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Some tips and tricks about how to run the steam engine in DV:Simulator safely and efficiently.
Derail Valley Running Steam Engines Efficiently
One frequent user comment that I keep seeing is that the steam engine in DV is very expensive to operate. And while it is true that coal is an expensive fuel in the game, the overall running costs of the locomotive can be massively influenced by how one operates it, to the point where it really isn’t all that more expensive than diesel engines of comparable pulling power and speed (say three DE-2s in MU operation).
This guide aims to show some tips and tricks on how to run a steam engine in DV without it costing all that much. This is heavily based on my own preferences and play style, so YMMV.
Coal Consumption, Fire Temps, Boiler Pressure
Coal consumption varies greatly depending on you fire the engine.
When doing a cold start, you probably want to build steam quickly and so it’s best to fill the firebox with the usual three shovels of coal, light the fire, open the dampers and the blower and wait for the pressure to rise.
From that point on, you really want to plan ahead to determine how much steam you will actually need for the next trip/mission:
- How heavy will the train be?
- Will there be long and/or heavy uphill grades?
- How fast do you want to travel?
My general rule of thumb is to always run with as low fire temperatures and steam pressures as you can get away with. The hotter your fire burns and the more steam you produce, the faster you consume your coal and water — with really quite drastic differences in consumption between pulling hard and running light.
You should figure out what suits your play style best — the advice below is what works well for me but might not for you (for example, I generally don’t go after the delivery time bonus).
I usually try to run the firebox/boiler somewhere around the values below (suitable for light loads without heavy grades or flat switching like at the harbor):
- Keep the boiler temps just above 200°C. At this point, it will hardly ever require more coal.
- Boiler pressure of 6-9 bar is totally suffificent for many tasks, including switching.
- Keep the dampers firmly shut (but open them a bit before longer stationary times to prevent the fire from going out completely).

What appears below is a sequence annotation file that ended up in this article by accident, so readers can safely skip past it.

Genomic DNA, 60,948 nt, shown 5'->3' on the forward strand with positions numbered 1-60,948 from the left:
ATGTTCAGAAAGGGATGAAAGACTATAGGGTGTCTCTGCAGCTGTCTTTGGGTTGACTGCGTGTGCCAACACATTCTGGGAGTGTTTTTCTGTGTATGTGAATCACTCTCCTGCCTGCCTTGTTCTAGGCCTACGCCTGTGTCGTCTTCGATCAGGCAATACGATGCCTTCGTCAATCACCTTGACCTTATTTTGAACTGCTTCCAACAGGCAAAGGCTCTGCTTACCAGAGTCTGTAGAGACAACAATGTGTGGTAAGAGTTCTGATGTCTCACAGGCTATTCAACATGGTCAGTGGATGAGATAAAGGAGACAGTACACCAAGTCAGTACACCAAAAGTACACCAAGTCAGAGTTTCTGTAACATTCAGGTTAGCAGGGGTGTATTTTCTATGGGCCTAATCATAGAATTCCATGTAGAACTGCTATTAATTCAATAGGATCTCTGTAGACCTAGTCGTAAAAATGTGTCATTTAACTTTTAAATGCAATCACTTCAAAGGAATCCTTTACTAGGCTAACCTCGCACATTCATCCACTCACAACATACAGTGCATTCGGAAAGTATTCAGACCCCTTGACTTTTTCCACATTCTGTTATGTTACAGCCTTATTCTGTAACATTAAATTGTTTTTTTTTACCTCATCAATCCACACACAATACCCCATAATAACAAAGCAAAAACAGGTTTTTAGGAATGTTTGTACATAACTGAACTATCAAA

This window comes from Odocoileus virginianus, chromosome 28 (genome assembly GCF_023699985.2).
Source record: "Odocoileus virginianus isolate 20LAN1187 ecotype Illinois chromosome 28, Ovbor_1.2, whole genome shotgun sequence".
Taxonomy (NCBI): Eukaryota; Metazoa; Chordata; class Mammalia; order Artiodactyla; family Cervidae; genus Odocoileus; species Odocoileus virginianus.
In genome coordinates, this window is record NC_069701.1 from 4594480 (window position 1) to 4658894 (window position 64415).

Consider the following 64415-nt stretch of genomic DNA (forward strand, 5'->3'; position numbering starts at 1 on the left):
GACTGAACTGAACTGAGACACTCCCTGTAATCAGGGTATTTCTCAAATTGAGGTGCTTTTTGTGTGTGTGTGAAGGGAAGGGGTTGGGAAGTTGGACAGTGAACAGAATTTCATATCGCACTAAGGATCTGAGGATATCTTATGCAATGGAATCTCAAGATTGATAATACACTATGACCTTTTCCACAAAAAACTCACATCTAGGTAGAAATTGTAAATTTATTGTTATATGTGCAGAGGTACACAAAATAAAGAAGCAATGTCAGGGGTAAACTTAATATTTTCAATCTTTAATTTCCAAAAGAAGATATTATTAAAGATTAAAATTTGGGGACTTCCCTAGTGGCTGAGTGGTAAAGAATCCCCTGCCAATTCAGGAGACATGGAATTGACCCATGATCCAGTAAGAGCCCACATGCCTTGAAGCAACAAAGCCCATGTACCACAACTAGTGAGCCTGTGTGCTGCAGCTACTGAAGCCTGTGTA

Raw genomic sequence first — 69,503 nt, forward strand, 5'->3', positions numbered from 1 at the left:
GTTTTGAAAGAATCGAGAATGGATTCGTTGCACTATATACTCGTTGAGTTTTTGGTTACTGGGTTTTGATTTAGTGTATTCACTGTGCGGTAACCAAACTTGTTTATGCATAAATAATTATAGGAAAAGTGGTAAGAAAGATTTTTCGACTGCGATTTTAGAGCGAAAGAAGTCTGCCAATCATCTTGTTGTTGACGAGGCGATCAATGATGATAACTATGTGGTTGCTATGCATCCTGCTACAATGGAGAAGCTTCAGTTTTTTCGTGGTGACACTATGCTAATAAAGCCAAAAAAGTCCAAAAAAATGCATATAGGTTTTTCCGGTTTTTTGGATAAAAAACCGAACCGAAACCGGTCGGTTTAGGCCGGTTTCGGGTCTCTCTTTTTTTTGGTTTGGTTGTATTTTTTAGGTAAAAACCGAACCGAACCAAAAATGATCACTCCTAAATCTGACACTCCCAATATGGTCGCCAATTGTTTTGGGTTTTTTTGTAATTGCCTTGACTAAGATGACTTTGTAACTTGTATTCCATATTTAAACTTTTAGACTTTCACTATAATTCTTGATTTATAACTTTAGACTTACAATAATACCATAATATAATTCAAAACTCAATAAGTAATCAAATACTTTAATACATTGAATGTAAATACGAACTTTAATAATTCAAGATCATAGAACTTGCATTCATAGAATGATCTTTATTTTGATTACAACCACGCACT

Dampers and Blower, Steam Consumption
The dampers feed fresh air into the firebox. Opening them will raise your fire temperature — and in turn coal consumption.
A typical use case would be to open them in advance when an upcoming move/mission requires more pulling power (and thus steam).
Dampers work much more effectively when traveling at speed, so you’ll usually want to close them when moving to prevent your fire from burning too hot. That is, unless you really need the boiler pressure, like when going up a long grade.
The blowers use the engine’s own steam to generate a strong draft in the firebox, thus raising fire temperature and steam production quickly also while the engine is stationary. Use them sparingly, as they not only get the fire really hot quickly, but also waste the engine’s own steam to do so. Unless you’re pulling extremely heavy loads uphill, you probably won’t ever need to activate them during regular running.
To prevent wasting resources, you should always aim to keep your boiler pressure under the maximum pressure where the pop-up valve kicks in (the safety valve on top of the boiler that blows off every few seconds when you’ve reached max. pressure), blowing your precious steam straight into the air (and your money straight out of the smoke stack!)
To reduce steam consumption, just go easy on the throttle. Ideally, never open the regulator completely but only always as far as needed to get moving/accelerate. Even more importantly, reduce the cutoff as you pick up speed. When you’re rolling along on level ground, you can easily to to something like 20% forward on the cutoff wheel.
Other Cost Factors
Even when one has coal and water consumption under control, the steam engine can still be a costly thing if one mistreats it.
To prevent excessive repair bills, try and remember:
- … to always activate the lubricator before moving. I usually just keep it running all the time as the added cost in oil is nothing compared to wrecked running gear. And don’t forget to top up on lubricant frequently.
- … to always engage the cylinder c.ocks when starting from a standstill. You’ll also want to activate them after coasting for some time. When you can hear a “sloshing” sound after opening the regulator, you must open the cylinder c.ocks immediately to drain the water from the cylinders.
- … to prevent wheelslip by using the sander liberally. Topping up on sand is much cheaper than repairing your wheels.
And always keep an eye on your boiler water level.
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